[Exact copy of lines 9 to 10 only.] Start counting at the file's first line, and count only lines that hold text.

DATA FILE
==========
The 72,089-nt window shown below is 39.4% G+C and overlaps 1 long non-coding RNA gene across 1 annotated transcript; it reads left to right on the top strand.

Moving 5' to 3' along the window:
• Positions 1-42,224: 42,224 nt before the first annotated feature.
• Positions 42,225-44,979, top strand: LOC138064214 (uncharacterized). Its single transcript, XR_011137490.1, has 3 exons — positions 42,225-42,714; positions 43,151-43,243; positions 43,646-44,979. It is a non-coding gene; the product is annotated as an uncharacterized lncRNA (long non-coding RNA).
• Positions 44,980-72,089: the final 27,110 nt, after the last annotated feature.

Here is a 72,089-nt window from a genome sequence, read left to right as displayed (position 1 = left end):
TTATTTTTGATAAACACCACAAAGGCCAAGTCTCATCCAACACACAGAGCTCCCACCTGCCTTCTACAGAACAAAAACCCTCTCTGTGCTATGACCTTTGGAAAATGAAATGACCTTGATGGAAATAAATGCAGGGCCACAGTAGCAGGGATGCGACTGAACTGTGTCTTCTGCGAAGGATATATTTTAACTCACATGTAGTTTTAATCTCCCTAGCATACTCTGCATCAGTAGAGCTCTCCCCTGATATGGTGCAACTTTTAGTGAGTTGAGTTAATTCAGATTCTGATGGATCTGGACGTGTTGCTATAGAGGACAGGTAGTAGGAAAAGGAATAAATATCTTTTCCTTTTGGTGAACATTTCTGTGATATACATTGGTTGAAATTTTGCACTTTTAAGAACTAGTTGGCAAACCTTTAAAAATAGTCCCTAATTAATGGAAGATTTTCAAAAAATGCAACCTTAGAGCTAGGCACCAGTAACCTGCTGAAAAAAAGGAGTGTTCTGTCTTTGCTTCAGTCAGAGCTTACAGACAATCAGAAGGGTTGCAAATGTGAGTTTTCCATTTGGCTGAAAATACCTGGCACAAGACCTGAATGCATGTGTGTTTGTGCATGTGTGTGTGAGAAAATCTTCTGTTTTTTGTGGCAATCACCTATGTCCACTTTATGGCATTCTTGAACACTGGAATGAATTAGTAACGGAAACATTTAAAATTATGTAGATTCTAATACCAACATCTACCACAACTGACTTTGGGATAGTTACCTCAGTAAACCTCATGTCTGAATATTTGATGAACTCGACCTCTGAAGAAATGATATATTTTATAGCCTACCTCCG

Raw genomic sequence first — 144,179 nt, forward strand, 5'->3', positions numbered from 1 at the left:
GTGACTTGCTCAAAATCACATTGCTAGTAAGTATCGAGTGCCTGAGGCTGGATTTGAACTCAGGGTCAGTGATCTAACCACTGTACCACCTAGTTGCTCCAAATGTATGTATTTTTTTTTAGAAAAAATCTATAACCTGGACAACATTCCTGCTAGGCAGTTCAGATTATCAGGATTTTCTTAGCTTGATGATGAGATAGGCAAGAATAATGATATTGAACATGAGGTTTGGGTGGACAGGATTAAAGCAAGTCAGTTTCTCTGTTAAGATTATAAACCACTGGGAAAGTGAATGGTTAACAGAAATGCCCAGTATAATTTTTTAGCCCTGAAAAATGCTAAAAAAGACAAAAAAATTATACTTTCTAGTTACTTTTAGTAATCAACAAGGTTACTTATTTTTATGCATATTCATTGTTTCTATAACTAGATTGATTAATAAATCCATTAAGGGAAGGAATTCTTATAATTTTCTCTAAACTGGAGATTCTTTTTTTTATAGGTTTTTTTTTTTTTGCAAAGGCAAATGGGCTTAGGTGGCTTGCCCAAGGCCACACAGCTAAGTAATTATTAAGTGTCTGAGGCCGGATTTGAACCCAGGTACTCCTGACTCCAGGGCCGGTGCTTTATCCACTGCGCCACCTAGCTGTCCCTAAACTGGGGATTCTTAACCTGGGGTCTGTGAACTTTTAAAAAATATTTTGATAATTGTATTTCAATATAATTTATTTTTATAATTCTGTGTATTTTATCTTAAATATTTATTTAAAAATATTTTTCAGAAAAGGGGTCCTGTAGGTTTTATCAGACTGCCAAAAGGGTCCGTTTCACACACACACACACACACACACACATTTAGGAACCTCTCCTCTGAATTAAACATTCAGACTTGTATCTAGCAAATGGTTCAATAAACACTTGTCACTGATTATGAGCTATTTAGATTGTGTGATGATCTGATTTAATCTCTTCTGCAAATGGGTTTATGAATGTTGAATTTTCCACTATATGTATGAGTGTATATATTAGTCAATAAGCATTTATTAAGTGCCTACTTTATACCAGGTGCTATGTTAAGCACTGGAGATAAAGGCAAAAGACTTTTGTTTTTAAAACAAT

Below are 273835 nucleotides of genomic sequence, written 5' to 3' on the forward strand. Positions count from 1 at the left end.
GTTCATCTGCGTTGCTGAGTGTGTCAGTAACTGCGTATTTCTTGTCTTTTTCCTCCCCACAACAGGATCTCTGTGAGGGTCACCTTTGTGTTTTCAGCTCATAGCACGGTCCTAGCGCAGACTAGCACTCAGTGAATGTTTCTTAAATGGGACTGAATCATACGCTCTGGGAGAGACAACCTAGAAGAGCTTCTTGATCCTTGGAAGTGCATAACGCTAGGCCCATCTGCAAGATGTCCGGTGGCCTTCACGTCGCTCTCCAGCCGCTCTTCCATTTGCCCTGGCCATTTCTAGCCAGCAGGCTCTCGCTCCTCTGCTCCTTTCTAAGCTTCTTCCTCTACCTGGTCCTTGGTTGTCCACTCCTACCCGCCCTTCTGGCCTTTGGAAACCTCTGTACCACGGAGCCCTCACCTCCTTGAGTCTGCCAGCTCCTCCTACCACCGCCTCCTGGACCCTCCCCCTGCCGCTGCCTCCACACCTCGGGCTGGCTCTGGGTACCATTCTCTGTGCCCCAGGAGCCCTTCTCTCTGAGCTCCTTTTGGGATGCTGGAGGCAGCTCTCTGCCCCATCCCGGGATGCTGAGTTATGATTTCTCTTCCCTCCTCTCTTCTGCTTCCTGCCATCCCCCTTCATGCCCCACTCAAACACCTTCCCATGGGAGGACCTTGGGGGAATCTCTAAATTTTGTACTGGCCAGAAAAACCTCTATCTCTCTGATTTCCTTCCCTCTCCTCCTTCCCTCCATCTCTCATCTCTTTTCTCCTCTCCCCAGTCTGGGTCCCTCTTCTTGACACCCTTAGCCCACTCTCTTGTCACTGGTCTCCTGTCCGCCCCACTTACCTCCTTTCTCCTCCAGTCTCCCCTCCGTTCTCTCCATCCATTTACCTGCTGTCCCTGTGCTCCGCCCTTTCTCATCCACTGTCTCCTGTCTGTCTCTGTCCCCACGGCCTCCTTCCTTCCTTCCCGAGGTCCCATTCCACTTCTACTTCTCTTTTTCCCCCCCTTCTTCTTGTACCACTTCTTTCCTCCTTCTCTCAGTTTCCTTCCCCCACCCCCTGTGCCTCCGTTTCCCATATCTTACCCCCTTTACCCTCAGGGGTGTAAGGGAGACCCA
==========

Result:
GTGACTTGCTCAAAATCACATTGCTAGTAAGTATCGAGTGCCTGAGGCTGGATTTGAACTCAGGGTCAGTGATCTAACCACTGTACCACCTAGTTGCTCCAAATGTATGTATTTTTTTTTAGAAAAAATCTATAACCTGGACAACATTCCTGCTAGGCAGTTCAGATTATCAGGATTTTCTTAGCTTGATGATGAGATAGGCAAGAATAATGATATTGAACATGAGGTTTGGGTGGACAGGATTAAAGCAAGTCAGTTTCTCTGTTAAGATTATAAACCACTGGGAAAGTGAATGGTTAACAGAAATGCCCAGTATAATTTTTTAGCCCTGAAAAATGCTAAAAAAGACAAAAAAATTATACTTTCTAGTTACTTTTAGTAATCAACAAGGTTACTTATTTTTATGCATATTCATTGTTTCTATAACTAGATTGATTAATAAATCCATTAAGGGAAGGAATTCTTATAATTTTCTCTAAACTGGAGATTCTTTTTTTTATAGGTTTTTTTTTTTTTGCAAAGGCAAATGGGCTTAGGTGGCTTGCCCAAGGCCACACAGCTAAGTAATTATTAAGTGTCTGAGGCCGGATTTGAACCCAGGTACTCCTGACTCCAGGGCCGGTGCTTTATCCACTGCGCCACCTAGCTGTCCCTAAACTGGGGATTCTTAACCTGGGGTCTGTGAACTTTTAAAAAATATTTTGATAATTGTATTTCAATATAATTTATTTTTATAATTCTGTGTATTTTATCTTAAATATTTATTTAAAAATATTTTTCAGAAAAGGGGTCCTGTAGGTTTTATCAGACTGCCAAAAGGGTCCGTTTCACACACACACACACACACACACACATTTAGGAACCTCTCCTCTGAATTAAACATTCAGACTTGTATCTAGCAAATGGTTCAATAAACACTTGTCACTGATTATGAGCTATTTAGATTGTGTGATGATCTGATTTAATCTCTTCTGCAAATGGGTTTATGAATGTTGAATTTTCCACTATATGTATGAGTGTATATATTAGTCAATAAGCATTTATTAAGTGCCTACTTTATACCAGGTGCTATGTTAAGCACTGGAGATAAAGGCAAAAGACTTTTGTTTTTAAAACAAT

Below are 273835 nucleotides of genomic sequence, written 5' to 3' on the forward strand. Positions count from 1 at the left end.